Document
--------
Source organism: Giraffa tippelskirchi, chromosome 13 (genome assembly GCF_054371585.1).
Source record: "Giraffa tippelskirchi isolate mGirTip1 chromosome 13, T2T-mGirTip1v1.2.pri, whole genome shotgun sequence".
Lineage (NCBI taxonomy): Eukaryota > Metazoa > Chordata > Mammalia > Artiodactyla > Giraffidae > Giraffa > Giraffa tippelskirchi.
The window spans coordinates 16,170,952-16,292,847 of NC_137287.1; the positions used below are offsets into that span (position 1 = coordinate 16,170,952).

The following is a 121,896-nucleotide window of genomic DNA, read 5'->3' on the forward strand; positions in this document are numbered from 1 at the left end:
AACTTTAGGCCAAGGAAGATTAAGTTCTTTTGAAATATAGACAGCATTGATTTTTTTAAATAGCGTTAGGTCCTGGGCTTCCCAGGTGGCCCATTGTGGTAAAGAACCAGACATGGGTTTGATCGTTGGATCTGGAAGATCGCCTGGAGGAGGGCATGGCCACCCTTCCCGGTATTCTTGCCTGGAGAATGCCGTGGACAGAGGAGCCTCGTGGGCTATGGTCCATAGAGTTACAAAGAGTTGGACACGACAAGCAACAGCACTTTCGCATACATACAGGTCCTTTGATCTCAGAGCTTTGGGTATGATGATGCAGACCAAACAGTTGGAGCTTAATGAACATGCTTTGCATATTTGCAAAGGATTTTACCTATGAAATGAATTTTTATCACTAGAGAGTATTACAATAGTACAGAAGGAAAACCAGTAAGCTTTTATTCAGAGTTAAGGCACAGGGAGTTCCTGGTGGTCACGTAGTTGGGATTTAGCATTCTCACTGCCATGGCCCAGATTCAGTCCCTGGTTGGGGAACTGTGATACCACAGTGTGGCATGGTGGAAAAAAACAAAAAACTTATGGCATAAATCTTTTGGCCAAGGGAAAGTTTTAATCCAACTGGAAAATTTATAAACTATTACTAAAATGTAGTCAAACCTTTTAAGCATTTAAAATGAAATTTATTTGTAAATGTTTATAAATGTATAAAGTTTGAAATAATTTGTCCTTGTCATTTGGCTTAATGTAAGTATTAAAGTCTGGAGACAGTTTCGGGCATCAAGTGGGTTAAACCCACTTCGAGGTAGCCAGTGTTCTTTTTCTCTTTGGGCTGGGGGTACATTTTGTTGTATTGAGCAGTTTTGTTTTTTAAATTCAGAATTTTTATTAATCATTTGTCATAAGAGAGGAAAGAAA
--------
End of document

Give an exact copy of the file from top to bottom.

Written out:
Source organism: Giraffa tippelskirchi, chromosome 13 (genome assembly GCF_054371585.1).
Source record: "Giraffa tippelskirchi isolate mGirTip1 chromosome 13, T2T-mGirTip1v1.2.pri, whole genome shotgun sequence".
Lineage (NCBI taxonomy): Eukaryota > Metazoa > Chordata > Mammalia > Artiodactyla > Giraffidae > Giraffa > Giraffa tippelskirchi.
The window spans coordinates 16,170,952-16,292,847 of NC_137287.1; the positions used below are offsets into that span (position 1 = coordinate 16,170,952).

The following is a 121,896-nucleotide window of genomic DNA, read 5'->3' on the forward strand; positions in this document are numbered from 1 at the left end:
AACTTTAGGCCAAGGAAGATTAAGTTCTTTTGAAATATAGACAGCATTGATTTTTTTAAATAGCGTTAGGTCCTGGGCTTCCCAGGTGGCCCATTGTGGTAAAGAACCAGACATGGGTTTGATCGTTGGATCTGGAAGATCGCCTGGAGGAGGGCATGGCCACCCTTCCCGGTATTCTTGCCTGGAGAATGCCGTGGACAGAGGAGCCTCGTGGGCTATGGTCCATAGAGTTACAAAGAGTTGGACACGACAAGCAACAGCACTTTCGCATACATACAGGTCCTTTGATCTCAGAGCTTTGGGTATGATGATGCAGACCAAACAGTTGGAGCTTAATGAACATGCTTTGCATATTTGCAAAGGATTTTACCTATGAAATGAATTTTTATCACTAGAGAGTATTACAATAGTACAGAAGGAAAACCAGTAAGCTTTTATTCAGAGTTAAGGCACAGGGAGTTCCTGGTGGTCACGTAGTTGGGATTTAGCATTCTCACTGCCATGGCCCAGATTCAGTCCCTGGTTGGGGAACTGTGATACCACAGTGTGGCATGGTGGAAAAAAACAAAAAACTTATGGCATAAATCTTTTGGCCAAGGGAAAGTTTTAATCCAACTGGAAAATTTATAAACTATTACTAAAATGTAGTCAAACCTTTTAAGCATTTAAAATGAAATTTATTTGTAAATGTTTATAAATGTATAAAGTTTGAAATAATTTGTCCTTGTCATTTGGCTTAATGTAAGTATTAAAGTCTGGAGACAGTTTCGGGCATCAAGTGGGTTAAACCCACTTCGAGGTAGCCAGTGTTCTTTTTCTCTTTGGGCTGGGGGTACATTTTGTTGTATTGAGCAGTTTTGTTTTTTAAATTCAGAATTTTTATTAATCATTTGTCATAAGAGAGGAAAGAAA